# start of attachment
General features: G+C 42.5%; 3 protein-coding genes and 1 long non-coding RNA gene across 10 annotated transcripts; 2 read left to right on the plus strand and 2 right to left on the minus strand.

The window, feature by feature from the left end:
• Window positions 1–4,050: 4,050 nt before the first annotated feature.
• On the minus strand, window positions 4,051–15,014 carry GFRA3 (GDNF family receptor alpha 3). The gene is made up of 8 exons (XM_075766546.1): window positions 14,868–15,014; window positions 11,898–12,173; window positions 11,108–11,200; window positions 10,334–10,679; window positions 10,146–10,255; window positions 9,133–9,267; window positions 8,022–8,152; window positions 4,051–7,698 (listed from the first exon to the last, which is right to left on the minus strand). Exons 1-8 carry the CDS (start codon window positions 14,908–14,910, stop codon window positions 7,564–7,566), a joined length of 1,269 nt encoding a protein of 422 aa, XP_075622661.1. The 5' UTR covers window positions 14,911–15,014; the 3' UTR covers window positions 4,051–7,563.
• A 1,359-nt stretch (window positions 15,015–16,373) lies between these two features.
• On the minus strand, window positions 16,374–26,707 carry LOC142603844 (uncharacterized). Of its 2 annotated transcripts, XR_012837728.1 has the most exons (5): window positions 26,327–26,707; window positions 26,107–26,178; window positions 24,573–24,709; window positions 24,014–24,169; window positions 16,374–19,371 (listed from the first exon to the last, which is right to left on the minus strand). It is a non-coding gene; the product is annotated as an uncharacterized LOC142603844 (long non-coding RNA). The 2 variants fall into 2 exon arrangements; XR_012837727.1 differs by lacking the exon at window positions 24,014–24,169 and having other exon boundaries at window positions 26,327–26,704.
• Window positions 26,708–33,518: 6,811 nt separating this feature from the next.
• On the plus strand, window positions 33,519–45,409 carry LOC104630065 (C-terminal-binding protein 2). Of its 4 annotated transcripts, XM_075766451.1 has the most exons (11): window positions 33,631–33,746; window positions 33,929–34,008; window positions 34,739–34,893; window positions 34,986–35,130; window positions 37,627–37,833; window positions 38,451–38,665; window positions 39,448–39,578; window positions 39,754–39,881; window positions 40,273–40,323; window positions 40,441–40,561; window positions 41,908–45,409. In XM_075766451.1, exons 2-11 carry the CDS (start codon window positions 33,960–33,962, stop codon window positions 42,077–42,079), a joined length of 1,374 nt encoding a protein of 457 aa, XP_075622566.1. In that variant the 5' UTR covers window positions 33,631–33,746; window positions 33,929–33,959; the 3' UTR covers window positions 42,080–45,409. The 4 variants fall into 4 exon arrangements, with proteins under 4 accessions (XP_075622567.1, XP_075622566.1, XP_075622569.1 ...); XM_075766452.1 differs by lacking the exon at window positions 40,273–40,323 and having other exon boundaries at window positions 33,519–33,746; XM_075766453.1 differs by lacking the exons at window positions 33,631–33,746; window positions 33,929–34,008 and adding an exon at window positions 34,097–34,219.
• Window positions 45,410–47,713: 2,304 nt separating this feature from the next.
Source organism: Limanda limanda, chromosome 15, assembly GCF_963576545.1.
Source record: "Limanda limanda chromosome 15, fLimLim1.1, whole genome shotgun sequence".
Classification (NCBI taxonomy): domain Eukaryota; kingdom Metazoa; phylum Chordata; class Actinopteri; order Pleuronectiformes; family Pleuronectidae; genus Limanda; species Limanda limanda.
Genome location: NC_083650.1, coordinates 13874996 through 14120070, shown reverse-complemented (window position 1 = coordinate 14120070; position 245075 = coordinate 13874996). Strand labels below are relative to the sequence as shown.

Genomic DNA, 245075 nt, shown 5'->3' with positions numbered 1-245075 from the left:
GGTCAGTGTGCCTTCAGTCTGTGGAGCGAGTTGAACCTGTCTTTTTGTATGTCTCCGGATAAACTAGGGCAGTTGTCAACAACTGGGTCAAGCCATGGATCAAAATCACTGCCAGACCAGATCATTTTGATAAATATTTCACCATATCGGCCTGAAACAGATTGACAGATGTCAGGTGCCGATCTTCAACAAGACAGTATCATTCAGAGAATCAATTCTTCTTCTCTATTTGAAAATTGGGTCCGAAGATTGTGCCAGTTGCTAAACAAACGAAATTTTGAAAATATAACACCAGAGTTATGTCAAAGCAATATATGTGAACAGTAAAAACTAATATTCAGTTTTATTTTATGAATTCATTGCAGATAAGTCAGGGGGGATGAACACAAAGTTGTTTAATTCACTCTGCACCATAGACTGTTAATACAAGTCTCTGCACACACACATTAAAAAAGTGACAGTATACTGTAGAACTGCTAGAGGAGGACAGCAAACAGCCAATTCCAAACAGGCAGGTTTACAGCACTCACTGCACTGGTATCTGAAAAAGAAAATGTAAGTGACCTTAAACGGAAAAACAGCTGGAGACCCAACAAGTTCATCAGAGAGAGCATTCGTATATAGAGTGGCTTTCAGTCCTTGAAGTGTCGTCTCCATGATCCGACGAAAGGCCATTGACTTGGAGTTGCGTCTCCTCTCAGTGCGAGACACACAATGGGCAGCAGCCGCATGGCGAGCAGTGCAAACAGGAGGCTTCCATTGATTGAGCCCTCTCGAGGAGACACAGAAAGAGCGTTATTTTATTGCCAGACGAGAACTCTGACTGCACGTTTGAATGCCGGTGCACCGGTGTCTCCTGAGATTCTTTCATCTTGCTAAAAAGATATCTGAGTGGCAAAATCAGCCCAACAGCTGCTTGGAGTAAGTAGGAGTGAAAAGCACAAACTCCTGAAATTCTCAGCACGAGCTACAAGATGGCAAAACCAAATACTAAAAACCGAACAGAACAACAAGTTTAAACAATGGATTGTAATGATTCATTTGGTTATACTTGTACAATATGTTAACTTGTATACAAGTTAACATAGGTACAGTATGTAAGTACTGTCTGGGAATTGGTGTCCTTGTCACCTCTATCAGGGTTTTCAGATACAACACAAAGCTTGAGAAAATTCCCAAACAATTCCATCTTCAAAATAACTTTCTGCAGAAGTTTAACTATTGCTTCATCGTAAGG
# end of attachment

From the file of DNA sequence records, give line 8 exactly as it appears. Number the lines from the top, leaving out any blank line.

• On the plus strand, window positions 33,519–45,409 carry LOC104630065 (C-terminal-binding protein 2). Of its 4 annotated transcripts, XM_075766451.1 has the most exons (11): window positions 33,631–33,746; window positions 33,929–34,008; window positions 34,739–34,893; window positions 34,986–35,130; window positions 37,627–37,833; window positions 38,451–38,665; window positions 39,448–39,578; window positions 39,754–39,881; window positions 40,273–40,323; window positions 40,441–40,561; window positions 41,908–45,409. In XM_075766451.1, exons 2-11 carry the CDS (start codon window positions 33,960–33,962, stop codon window positions 42,077–42,079), a joined length of 1,374 nt encoding a protein of 457 aa, XP_075622566.1. In that variant the 5' UTR covers window positions 33,631–33,746; window positions 33,929–33,959; the 3' UTR covers window positions 42,080–45,409. The 4 variants fall into 4 exon arrangements, with proteins under 4 accessions (XP_075622567.1, XP_075622566.1, XP_075622569.1 ...); XM_075766452.1 differs by lacking the exon at window positions 40,273–40,323 and having other exon boundaries at window positions 33,519–33,746; XM_075766453.1 differs by lacking the exons at window positions 33,631–33,746; window positions 33,929–34,008 and adding an exon at window positions 34,097–34,219.